FAQ’s On Stand Your Ground

For some reason, probably one with a maiden name of Raff, I have gotten a ton of searches concerning “Stand Your Ground” laws. In order of popularity:

1.) “How long have we had Stand Your Ground Laws?” Some of our laws that specifically say that a person being attacked has no duty to retreat date to the late 17th Century. In that they predate the Declaration of Independence. As an “unwritten law,” most European countries freely allowed anyone with their backs to the wall, or their back on the ground, to defend themselves, rather than retreat from an attacker. History records ancient Greek and Roman instances in which a trapped man killed his attacker and was released without punishment.

And, like the sacred books of almost every religion, the Torah commands the Jews who are attacked to “gird on your weapons and slay them.” Neither the Torah, the Bible, the Koran, or any of the other Holy Books of the “peoples of the book” say a word about retreating; and very few of the world’s Holy books say a few about either defense or retreat. Universally, a man is to “Defend your wife, your children, your goods, and your chattels” from all “who would despoil you.” And incidentally to do so with a weapon.

2.) “Why is there so much pressure to pass Castle Doctrine and Stand Your Ground Laws.” Under many state laws, a homeowner often cannot plead self defense, even when their back is literally against the wall. As this Marquette Law review of several of these cases clearly demonstrates.

Prosecutors are elected, and far too many prosecutors will make every effort to turn a self defense shooting into murder case. A murder case that costs the prosecutor nothing, but that could easily cost the intended victim of a violent predatory criminal a quarter of a million dollars to defend. Even a case where the defendant has retreated to a locked closet inside a locked bedroom, and still had to shoot a home invader in self defense.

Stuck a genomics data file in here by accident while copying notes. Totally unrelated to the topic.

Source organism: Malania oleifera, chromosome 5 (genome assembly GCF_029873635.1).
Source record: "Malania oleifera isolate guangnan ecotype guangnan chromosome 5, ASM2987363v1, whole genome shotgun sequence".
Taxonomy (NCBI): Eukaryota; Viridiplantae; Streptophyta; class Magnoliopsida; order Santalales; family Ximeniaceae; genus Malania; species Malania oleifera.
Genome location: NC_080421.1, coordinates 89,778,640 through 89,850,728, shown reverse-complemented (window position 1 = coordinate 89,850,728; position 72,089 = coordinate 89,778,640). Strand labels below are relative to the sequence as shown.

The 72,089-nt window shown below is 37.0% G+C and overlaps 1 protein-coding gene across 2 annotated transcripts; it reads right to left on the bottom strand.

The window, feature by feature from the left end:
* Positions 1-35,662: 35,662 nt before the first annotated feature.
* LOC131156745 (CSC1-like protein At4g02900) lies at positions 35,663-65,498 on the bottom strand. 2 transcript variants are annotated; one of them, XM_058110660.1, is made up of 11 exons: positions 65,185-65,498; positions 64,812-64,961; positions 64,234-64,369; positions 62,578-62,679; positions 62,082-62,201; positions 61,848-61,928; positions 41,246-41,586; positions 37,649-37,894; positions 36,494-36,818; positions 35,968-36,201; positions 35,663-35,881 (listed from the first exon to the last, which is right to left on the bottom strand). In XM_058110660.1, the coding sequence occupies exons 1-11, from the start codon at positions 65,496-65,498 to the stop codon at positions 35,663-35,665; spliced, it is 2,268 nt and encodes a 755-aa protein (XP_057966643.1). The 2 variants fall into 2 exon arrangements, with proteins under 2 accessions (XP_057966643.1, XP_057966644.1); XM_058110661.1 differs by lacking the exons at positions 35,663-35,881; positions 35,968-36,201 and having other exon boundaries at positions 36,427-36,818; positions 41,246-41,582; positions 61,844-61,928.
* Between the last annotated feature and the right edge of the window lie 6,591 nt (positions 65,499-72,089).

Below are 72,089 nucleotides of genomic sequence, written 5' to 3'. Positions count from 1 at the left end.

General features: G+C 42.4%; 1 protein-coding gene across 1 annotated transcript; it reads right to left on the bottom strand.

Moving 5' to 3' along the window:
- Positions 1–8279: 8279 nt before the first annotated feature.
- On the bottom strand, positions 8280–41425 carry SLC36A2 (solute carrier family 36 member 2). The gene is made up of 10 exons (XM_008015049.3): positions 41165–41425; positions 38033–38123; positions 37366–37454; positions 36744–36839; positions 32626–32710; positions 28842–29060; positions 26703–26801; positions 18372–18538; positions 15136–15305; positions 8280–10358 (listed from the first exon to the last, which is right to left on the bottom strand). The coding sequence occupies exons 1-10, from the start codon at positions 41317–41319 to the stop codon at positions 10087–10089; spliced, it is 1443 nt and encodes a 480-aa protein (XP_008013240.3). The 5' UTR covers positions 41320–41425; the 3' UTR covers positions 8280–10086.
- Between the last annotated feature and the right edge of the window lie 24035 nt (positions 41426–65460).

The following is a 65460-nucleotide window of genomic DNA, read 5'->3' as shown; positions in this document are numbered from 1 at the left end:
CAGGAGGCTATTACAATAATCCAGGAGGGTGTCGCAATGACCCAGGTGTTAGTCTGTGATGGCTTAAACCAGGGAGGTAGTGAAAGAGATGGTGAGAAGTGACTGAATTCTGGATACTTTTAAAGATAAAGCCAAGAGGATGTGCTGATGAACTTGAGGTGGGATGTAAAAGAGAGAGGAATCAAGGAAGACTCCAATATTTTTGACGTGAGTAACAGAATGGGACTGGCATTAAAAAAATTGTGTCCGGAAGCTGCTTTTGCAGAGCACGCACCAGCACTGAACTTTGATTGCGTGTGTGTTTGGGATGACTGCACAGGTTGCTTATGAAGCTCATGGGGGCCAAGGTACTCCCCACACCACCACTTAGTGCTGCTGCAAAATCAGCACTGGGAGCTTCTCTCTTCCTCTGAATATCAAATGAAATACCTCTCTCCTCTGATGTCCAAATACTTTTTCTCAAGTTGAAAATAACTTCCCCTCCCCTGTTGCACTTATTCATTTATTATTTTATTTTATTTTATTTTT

By contrast, this is what happens when there is an effective Castle Doctrine and Stand Your Ground law in effect. Listen to the sheer terror in the victim’s voice as she talks to the 911 operator:

Those who think “That will never happen to me” are fooling themselves. Americans find it necessary to pull a trigger to defend themselves and their families 75,000 times a year. Both laws are important protections for the law abiding. Protections that necessarily remove some protections from those who have adopted a criminal lifestyle.


About Stranger

Extranos Alley is a Collaborate effort to provide up to information on the relationship between restrictive gun laws and violent crime; as well as other related topics. While emphasis is on United States gun laws and crime, we also provide data on crime trends world wide.
This entry was posted in Uncategorized. Bookmark the permalink.

2 Responses to FAQ’s On Stand Your Ground

  1. Jim says:

    “Americans find it necessary to pull a trigger to defend themselves and their families 75,000 times a year.”

    Is there a place I could go to actually find the data on this? I would love to be able to use it when “discussing” gun rights with an anti. And be able to point them to the location.

    Another quick question. Is there a data set collected anywhere for the make/model of guns invloved in accidental discharges? Particularly by children. Thanks.

  2. Stranger says:

    The source for the 75,000 shots fired each year is the Carter Administration’s Wright Rossi Report, which is sadly out of date. Google books had the Report on line but the last time I looked the paper was fragmented and I did not check and see if the relevant chapters were on line. However a newer prison survey is in the works so we should have better data available in the near future. Near future compared to the age of the Wright Rossi Report, which is rapidly receding into the distant past.

    And, while a lot of people keep tabs on a lot of things, I know of no database for the make and model of those guns involved in accidental discharges other than the frequently noted dangers of external hammer single shot shotguns. Those are seldom involved in childhood firearms accidents. Such a database would be quite useful, steering people away from those firearms that are likely to discharge when dropped.


Comments are closed.